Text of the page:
In Memoriam: 2003 In Memoriam: 2003
a memorial by Steven H Silver
Science fiction fans have always had a respect and understanding for the history of the genre. Unfortunately, science fiction has achieved such an age that each year sees our ranks diminished. The science-fictional year 2003 could have been much worse for the science fiction community in sheer numbers. While there were a few tragic surprises, the mortality rate for 2003 was no higher than would normally be expected.

Hybrids Hybrids by Robert J. Sawyer
reviewed by Greg L. Johnson
With this novel, the author completes his three-volume Neanderthal Parallax, a story of the opening of a parallel world where Neanderthals out-lived Homo Sapiens, and of the people it brings together, most notably the Neanderthal physicist Ponter Boddit and Mary Vaughan, a human geneticist who falls in love with him. It is also a story that contrasts two very different cultures, and incorporates what are bound to be some discussion-provoking viewpoints on justice, social engineering, and gender politics.

SF Site News SF Site News
compiled by Steven H Silver
Every day, items of interest to you arrive in our email. Our bi-monthly format doesn't lend itself to daily updates. However, this is a small inconvenience to our Contributing Editor Steven H Silver. His column will fill you in on recent news in science fiction. We'll be updating the page as he sends in new items.

A Bowl of Fruit, A Whale In the Woods A Bowl of Fruit, A Whale In the Woods by Russel Like
reviewed by Lisa DuMond
Strange things are happening again in the Garden State, but now toss in an invasion of blue aliens. Take a secret device, two slightly addled scientists, and a group of even more addle-pated humans, and you have the makings for the end of the world. Too bad we have only this band of common-sense impaired heroes to save us.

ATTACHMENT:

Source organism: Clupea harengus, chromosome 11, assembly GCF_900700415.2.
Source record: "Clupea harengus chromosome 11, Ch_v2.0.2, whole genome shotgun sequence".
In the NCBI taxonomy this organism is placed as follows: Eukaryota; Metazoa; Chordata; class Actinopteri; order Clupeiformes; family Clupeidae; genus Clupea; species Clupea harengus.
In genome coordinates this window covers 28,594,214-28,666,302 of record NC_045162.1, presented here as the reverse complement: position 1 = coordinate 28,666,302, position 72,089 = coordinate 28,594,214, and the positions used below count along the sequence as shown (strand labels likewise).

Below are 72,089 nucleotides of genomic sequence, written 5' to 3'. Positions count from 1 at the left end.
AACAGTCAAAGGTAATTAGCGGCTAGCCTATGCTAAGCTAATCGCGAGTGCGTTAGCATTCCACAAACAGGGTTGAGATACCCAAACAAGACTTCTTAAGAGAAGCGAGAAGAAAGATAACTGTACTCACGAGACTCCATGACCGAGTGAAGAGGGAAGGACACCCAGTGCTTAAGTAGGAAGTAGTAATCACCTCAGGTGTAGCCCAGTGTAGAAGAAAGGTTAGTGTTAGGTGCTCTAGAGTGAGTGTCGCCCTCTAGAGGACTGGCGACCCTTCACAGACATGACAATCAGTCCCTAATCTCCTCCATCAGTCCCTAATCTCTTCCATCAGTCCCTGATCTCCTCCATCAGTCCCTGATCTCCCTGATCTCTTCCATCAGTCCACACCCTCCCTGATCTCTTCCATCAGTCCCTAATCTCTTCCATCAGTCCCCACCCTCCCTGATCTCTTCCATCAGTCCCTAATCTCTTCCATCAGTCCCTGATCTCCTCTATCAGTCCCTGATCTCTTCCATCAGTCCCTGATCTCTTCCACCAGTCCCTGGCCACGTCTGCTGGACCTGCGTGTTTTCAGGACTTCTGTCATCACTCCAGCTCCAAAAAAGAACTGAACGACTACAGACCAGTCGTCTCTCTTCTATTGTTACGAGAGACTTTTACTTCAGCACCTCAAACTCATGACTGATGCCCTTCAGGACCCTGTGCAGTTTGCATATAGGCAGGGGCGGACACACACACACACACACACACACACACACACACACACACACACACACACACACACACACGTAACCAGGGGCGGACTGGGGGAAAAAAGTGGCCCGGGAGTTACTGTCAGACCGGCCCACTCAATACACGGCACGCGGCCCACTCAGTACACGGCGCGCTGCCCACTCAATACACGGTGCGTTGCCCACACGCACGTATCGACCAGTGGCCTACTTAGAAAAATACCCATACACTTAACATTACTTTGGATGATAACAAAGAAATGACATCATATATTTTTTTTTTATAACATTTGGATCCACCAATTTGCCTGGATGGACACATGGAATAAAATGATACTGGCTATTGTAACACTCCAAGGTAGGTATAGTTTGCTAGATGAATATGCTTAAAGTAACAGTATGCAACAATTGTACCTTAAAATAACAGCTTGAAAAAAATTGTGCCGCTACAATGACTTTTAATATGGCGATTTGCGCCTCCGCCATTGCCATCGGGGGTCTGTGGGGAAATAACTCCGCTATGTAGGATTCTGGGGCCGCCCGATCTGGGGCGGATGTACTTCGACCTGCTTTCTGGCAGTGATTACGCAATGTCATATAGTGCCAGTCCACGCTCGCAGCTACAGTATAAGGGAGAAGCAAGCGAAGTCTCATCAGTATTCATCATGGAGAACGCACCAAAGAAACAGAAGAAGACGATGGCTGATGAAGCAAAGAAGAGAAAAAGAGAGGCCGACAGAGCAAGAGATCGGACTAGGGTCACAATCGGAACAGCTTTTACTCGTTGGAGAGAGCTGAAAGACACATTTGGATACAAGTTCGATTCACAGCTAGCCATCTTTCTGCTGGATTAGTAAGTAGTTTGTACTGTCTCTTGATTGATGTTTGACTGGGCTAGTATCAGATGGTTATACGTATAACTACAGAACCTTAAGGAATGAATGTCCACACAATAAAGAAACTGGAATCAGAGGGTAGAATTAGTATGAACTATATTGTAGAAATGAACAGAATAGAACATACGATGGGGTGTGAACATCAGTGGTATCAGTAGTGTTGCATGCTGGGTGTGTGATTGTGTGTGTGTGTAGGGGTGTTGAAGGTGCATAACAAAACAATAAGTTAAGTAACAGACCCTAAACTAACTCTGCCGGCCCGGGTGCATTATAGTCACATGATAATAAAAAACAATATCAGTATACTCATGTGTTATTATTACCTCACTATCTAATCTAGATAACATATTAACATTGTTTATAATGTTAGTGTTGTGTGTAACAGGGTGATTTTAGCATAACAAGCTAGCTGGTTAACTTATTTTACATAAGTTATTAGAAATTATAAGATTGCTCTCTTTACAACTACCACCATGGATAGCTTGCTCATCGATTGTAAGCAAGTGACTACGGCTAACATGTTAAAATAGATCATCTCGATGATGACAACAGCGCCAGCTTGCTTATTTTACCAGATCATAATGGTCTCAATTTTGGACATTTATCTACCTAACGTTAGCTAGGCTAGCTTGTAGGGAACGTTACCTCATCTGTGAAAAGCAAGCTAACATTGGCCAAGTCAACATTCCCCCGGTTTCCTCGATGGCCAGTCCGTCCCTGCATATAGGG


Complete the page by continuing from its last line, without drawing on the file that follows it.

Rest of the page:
Tales Before Tolkien Tales Before Tolkien edited by Douglas A. Anderson
reviewed by Hank Luttrell
There is no reason to think Tolkien ever read some of these stories. All of these stories were written before the publication of The Hobbit in 1937, by writers at least somewhat older than Tolkien. Some of these stories are similar to Tolkien's work, even where he may not have been familiar with them; some were almost certainly unknown to Tolkien, and some were clearly influences. The editor intends the anthology to depict the fantasy landscape before it began to be reshaped by Tolkien's work.

Wizard's Holiday Wizard's Holiday by Diane Duane
reviewed by Cindy Lynn Speer
Nita's little sister Dairine has decided that they both need a break from Earth. She signs them up for a student exchange program without asking anyone for permission. When she's found out, her father grounds her, but after some thought decides that Nita should still go, with her friend and partner in wizardry, Kit. Dairine can stay home and tend to the students, fellow wizards from other worlds, while Kit and Nita enjoy a vacation on a planet that seems like paradise. Under the surface of this paradise, though, Nita can sense something is wrong.

The Sundering The Sundering by Walter Jon Williams
reviewed by Rich Horton
In this second of the Dread Empire's Fall, the story of the war as well as the personal stories of Martinez and Sula are advanced but not resolved, as one might expect from a middle book. Both are responsible in part for some further military successes, due to their brilliant tactical minds (and to fruitful collaboration). Their personal relationship takes some steps forward as well, only to be impeded by mutual misunderstandings.

Babylon 5.1: Televison Reviews Babylon 5.1
TV reviews by Rick Norwood
Rick offers his thoughts on the rumours rampant surrounding SF TV. Read about Battlestar Galactica, Star Trek Enterprise, Babylon 5 and other TV shows. And he provides us with a list of what to watch in February.


The Science Fiction and Fantasy Writer's Weekly Calendar 2004 The Science Fiction and Fantasy Writer's Weekly Calendar 2004 edited by Karen J. Gould
reviewed by Charlene Brusso
Even if the first month is gone, you just might consider getting yourself -- or an aspiring writer you know -- one of these calendars. Granted, like many other wirebound weekly calendars out there, it has got the basic 2 page/week format in a 5x8 package: days of the week on the right, with US, Canadian, and UK holidays marked, and thematic material on the left -- but it's the thematic material, of course, which makes this calendar worth considering.